I was once again reminded about how God’s presence is found in the most threatening of circumstances such as that evening last July 20th, as well as in the peace and tranquility of my office as I prepare weekly to share about God’s teachings that give us direction, hope, strength, and wonderment on our journey in life.  Almost a month ago I had decided upon the summer series of “The Gospel According to Pixar” as a way of helping us understand secular societies language that speaks the words of God and of the human condition in a non-church vocabulary.  Over a month ago, I had decided upon which dates each PIXAR movie that I’m going to talk about would be presented in Worship, as well as which films would be shown at our family movie nights, and here this week I was being nurtured through amazing events such as Marcus’ story at the Resilience Center. 

Even this past Saturday morning in the simple act of passing out breakfast burrito’s to “day laborers” provided more stories of hope and the opportunity of providing a presence of Christ to men who live in fear of not being able to provide an adequate living for themselves and their families, or living in fear of being visible to ICE, which is the governmental police that arrest non-documented people living in our country.  On this particular Saturday there seemed to be more men opening up to us in conversation, sharing their stories.  We also feed a number of homeless folks near Colfax and Dayton, where we were asked to provide prayer for one man who was filled with anger over becoming homeless.  The love that this church provided through our being there that morning through our passing out breakfast burrito’s is an act of giving without expecting anything in return.  We do not go out and try to convert the people we are serving, we are just providing food that says in our presence, “we are here because God asks us to share what we have with you.”  It is an act of unconditional love.  It is telling these men and women who are now recognizing our faces that we are there for them with no strings attached.  That my dear brothers and sisters is a strong message in sharing God’s love.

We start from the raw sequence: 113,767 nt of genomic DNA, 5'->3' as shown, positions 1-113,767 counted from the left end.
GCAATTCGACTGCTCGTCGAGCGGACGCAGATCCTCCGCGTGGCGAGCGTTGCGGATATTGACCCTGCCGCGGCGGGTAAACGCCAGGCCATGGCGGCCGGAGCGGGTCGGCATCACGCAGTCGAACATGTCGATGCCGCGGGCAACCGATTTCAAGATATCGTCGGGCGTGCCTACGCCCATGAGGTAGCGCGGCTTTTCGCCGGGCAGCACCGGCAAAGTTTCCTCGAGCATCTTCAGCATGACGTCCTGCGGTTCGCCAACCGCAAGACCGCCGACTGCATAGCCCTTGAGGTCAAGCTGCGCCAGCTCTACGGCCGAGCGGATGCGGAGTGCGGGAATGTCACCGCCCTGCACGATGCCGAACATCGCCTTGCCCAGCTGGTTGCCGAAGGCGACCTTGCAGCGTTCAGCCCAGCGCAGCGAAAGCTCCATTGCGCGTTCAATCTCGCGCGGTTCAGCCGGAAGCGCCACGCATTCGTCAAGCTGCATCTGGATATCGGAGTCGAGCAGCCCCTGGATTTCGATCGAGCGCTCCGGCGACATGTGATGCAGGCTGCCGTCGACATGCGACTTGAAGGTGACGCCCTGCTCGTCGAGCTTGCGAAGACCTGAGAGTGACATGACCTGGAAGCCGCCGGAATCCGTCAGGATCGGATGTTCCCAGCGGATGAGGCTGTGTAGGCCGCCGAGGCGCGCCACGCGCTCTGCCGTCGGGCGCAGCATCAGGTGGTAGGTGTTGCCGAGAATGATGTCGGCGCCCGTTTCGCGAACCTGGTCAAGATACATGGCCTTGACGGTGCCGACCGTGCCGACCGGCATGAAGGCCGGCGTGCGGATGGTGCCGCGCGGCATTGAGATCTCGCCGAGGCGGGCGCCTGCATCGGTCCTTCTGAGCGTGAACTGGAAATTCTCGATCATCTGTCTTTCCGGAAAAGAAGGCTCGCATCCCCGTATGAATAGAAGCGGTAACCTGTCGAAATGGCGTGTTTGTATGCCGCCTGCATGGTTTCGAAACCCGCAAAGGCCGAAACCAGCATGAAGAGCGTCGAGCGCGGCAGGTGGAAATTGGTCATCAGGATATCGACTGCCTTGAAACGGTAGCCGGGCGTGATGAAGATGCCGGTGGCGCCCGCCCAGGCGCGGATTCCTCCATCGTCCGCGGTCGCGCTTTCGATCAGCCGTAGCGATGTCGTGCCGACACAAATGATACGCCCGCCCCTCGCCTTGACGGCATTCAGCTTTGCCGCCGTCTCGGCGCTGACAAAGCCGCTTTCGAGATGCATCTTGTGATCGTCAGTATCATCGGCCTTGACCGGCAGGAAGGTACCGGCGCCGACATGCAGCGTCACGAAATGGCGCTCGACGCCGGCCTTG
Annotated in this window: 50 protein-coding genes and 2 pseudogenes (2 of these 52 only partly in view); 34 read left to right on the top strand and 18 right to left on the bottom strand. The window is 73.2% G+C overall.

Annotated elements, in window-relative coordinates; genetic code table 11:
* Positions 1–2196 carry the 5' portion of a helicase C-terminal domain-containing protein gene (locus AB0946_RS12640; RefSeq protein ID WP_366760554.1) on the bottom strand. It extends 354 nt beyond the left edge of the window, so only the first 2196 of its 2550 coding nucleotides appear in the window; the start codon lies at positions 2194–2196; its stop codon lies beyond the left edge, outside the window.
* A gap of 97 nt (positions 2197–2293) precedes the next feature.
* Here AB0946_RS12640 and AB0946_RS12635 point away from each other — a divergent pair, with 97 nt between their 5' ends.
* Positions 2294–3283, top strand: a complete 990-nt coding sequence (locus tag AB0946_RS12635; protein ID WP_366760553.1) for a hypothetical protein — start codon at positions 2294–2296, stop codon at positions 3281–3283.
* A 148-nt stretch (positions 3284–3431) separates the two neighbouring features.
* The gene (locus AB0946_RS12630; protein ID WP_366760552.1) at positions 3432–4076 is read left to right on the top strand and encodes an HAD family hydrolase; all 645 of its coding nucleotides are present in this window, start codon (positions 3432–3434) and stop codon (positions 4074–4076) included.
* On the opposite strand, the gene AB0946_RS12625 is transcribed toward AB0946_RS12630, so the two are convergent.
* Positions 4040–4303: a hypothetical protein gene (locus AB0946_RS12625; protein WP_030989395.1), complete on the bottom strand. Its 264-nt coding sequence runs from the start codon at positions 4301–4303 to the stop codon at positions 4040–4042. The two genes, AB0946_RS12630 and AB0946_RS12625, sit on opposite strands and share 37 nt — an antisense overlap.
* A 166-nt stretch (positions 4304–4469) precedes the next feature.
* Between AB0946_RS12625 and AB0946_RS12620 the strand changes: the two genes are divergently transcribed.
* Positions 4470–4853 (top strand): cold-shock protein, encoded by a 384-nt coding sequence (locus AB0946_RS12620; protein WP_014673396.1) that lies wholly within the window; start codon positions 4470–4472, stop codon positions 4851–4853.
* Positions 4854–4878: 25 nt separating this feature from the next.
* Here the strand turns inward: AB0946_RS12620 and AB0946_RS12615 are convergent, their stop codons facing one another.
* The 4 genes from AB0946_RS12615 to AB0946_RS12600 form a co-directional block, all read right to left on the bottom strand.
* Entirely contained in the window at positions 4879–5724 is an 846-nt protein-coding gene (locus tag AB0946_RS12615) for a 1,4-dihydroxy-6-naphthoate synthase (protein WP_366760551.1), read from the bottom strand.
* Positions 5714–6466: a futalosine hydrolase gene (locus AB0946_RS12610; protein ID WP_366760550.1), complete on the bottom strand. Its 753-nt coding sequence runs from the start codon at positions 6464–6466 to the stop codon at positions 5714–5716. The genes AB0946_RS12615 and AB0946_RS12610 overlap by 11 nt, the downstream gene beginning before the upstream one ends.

This week the story from “Monsters, Inc” is our topic.  It’s a topic dealing with life that is running on fear verses life that is operating on love.  It is a story about two monsters, Sully and Mike, who work at a factory of the Monsters, Inc Company.  Together, with a host of other monsters, Sully, Mike, and one of the villains, Randall, work to collect “screams” from children by visiting their rooms at night.  The louder the screams, the more energy they collect.  These screams are converted to energy which powers the city of Monstropolis.  One day at the factory, Sully and Mike encounter a little girl, “Boo,” who has snuck into the monster world from the human world via her closet door.  In Monstropolis, human children are considered a possible fatal health risk.  (We would say, bio hazard.)  Sully and Mike discover this is false, and subsequently develop affection for Boo.  They then spend the rest of the movie trying to get her back to her world, keeping her safe from the evil intentions of Randall and Mr Waternoose, CEO of Monsters, Inc.  During the process of trying to get Boo home safely, Sully discovers Boo’s laughter is ten times more powerful than her screams.  After Sully and Mike defeat Randall and Mr. Waternoose, Monsters, Inc, changes from a “scare” factory to a “laugh factory.”

There are many directions with respect to social justice that this movie can direct discussion on, such as immigration, abortion, death penalty, gay marriage, prison reform, inner city crime, misuse of our world’s resources and the list goes on, but the primary focus of this movies message is the relationship between love and fear.   I’m speaking about the one directional love that we understand within scripture, but out of fear, are usually not able to really wrap our heads around, because God’s message generally requires more change within us than what we are willing to do.

In this movie we see where Boo is playing the part of the lover who is giving consistent “unconditional love” toward the monsters who truly are threatening and create fear, even to the point that she could be killed.  It is in this unconditional love of Boo’s that Sully, who Boo calls “Kitty”, realizes that his self-worth isn’t wrapped up in his ability to scare children, but is found because he is simply being loved.  Hear once again the words of Jesus, 27-30 “To you who are ready for the truth, I say this: Love your enemies. Let them bring out the best in you, not the worst. When someone gives you a hard time, respond with the energies of prayer for that person. If someone slaps you in the face, stand there and take it. If someone grabs your shirt, giftwrap your best coat and make a present of it. If someone takes unfair advantage of you, use the occasion to practice the servant life. No more tit-for-tat stuff. Live generously.” 

If we could actually incorporate this one teaching within our personal lives and thus in the life of Mountain View, we would become the talk of Aurora.  We say we are an inclusive church, but how welcome would someone be if we knew that they were a convicted murdere, who has paid their debt to society, comes to worship with us?  Would this person be able to be open about who they are and what their past has been and be truly embraced by the congregation?  That’s the challenge that we have when we are confronted with God’s word about changing ourselves to the point that we can actually act as Jesus acts.